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Revista de Biología Tropical

On-line version ISSN 0034-7744

Rev. biol. trop vol.48 n.4 San José Dec. 2000

 

Inclusion bodies induced by bean rugose mosaic virus seen under light microscopy
 

Carmen Rivera 1  2 and Lisela Moreira Carmona1


Recibido: 1-III-00 Corregido: 16-VI-00 Aceptado: 16-VI-00

Abstract

Two types of inclusion bodies were consistently observed under light microscopy in bean (Phaseolus vulgaris) leaf tissue infected with bean rugose mosaic virus (BRMV), a species of the genus Comovirus, family Comoviridae. One type consisted of vacuolated inclusions found mainly in the cytoplasm of epidermal cells. The other type consisted of abundant crystalloid inclusions of different sizes and shapes found consistently in glandular hairs, guard cells, phloem tissue, xylem elements and occasionally in epidermal and mesophyll tissues. The two types of inclusion bodies stained with Azure A and Luxol Brilliant Green Bl-Calcomine Orange 2RS (O-G), and were similar to those seen to be caused by other species of comoviruses.
 

Keywords

Comovirus, cytopathology, light microscopy, diagnosis, bean.
 

Bean rugose mosaic virus (BRMV) belongs to the genus Comovirus and to the family Comoviridae of plant viruses. It was first described infecting beans (Phaseolus vulgaris, L) in Costa Rica (Gámez 1972, 1982); it also occurs in Guatemala (Cartín 1973), El Salvador (Gálvez et al.1977), Brazil (Lin et al. 1981), Colombia (Acosta et al. 1986), Honduras and Nicaragua (Gámez 1977). In bean, it causes a severe mosaic, rugosity and deformation of leaves and pods, and in some cases severe stunting and blistering of leaves. Its host range is restricted to the species Phaseolus vulgaris and Vicia faba, and Chenopodium amaranticolor of the Leguminosae and Chenopodiaceae families respectively, and it is transmitted by leaf-feeding beetles (Gámez 1972, 1982).

Fifteen species have been identified for the Comovirus genus (Murphy et al. 1995), eight of which have been studied cytologically. All comoviruses studied thus far induce the formation of two different types of cytoplasmic inclusion bodies: a) crystalline inclusions of various and unusual shapes composed of viral particles, which stain violet in Azure A and green in the OG combination (Luxol Brilliant Green BL-Calcomine Orange 2 RS), and are frequently observed in glandular hair cells, guard cells and phloem tissue and occasionally in the epidermis and mesophyll; and b) vesiculate-vacuolate inclusions observed in the cytoplasm of epidermal cells which stain green in OG and red to magenta in Azure A (Gibbs and Paul 1970, Kim and Fulton 1972, Kitajima et al. 1974, Langenberg and Schroeder 1975, Bruening 1978, Edwardson and Christie 1991). Both types of inclusion bodies and their location are considered to be main diagnostic characteristics of the Comovirus genus (Edwardson and Christie 1978). Xylem elements blocked with masses of virus particles have also been observed in squash mosaic virus and cowpea mosaic virus infections (Christie and Edwardson 1977). In this paper, inclusion bodies observed by light microscopy in BRMV-infected bean leaf tissue are described and compared with those induced by other members of the genus Comovirus.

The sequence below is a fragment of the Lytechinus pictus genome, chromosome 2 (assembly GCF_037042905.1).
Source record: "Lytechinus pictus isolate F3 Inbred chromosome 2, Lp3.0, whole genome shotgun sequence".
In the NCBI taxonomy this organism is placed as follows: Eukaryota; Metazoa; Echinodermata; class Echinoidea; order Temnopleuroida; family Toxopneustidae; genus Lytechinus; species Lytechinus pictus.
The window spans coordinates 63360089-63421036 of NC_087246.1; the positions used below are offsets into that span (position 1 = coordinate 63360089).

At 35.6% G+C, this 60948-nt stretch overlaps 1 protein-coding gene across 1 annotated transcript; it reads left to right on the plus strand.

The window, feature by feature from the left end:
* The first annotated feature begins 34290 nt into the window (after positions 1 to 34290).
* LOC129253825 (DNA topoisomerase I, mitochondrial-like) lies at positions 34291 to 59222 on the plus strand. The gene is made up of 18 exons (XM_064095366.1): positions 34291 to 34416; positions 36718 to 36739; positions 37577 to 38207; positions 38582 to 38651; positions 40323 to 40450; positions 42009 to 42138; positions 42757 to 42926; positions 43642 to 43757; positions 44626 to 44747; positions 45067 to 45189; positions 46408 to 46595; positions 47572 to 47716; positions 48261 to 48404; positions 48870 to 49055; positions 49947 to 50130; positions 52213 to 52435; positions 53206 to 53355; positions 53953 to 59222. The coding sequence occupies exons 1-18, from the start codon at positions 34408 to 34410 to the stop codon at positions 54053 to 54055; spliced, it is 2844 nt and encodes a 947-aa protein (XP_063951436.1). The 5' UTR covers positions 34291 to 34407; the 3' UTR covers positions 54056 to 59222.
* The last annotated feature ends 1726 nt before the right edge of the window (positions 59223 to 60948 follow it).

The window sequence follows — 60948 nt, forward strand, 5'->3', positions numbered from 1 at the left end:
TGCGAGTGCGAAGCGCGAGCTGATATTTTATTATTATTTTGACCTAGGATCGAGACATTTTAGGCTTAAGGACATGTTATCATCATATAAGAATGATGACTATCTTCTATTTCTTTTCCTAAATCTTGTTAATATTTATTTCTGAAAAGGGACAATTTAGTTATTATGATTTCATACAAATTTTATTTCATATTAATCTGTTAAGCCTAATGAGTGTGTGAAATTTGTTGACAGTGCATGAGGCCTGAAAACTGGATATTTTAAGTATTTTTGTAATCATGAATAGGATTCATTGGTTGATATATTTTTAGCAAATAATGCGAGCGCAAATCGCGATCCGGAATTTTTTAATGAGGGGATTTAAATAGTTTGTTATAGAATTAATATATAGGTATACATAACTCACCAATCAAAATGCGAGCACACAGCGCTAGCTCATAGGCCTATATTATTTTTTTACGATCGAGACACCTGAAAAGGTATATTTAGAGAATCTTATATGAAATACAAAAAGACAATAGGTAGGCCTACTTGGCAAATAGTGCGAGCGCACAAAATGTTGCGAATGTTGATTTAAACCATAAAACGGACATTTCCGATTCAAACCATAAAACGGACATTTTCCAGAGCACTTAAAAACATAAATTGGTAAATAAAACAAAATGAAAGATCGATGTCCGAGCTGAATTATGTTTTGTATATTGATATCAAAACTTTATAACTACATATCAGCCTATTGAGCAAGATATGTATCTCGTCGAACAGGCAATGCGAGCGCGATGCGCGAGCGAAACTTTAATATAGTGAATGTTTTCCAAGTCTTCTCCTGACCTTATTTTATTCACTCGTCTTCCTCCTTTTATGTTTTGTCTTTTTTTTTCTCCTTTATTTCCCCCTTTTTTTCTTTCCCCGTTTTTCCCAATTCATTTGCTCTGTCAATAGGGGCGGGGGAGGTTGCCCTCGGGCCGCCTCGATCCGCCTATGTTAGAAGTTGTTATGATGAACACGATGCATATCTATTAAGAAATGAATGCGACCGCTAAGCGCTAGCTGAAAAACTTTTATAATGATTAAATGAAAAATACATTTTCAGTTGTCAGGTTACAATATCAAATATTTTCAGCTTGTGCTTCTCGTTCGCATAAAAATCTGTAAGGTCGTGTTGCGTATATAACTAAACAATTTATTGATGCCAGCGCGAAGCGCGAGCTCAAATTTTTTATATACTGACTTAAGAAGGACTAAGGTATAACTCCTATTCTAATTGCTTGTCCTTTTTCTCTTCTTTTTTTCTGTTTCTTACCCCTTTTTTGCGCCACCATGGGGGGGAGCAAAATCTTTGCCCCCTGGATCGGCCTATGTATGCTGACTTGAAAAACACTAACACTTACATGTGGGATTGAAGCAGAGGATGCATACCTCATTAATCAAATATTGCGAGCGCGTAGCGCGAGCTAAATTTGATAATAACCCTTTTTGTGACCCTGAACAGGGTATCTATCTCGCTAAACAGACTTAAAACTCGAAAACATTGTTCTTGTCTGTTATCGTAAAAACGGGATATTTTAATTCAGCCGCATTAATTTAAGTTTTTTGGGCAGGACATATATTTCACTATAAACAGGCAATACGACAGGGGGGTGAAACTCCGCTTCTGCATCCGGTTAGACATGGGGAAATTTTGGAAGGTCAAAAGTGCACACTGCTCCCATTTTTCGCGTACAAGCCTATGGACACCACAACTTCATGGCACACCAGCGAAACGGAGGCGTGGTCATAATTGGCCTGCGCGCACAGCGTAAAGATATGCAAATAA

Materials and Methods

Virus isolate: the isolate of BRMV was initially obtained from plants of P. vulgaris infected in the field and later maintained in the greenhouse by mechanical inoculation on bean plants. Leaves from plants showing severe mosaic and leaf deformation, and stunting and blistering of leaves and pods (Fig. 1) were selected for examination by light microscopy. Healthy leaves from the same bean variety were also examined.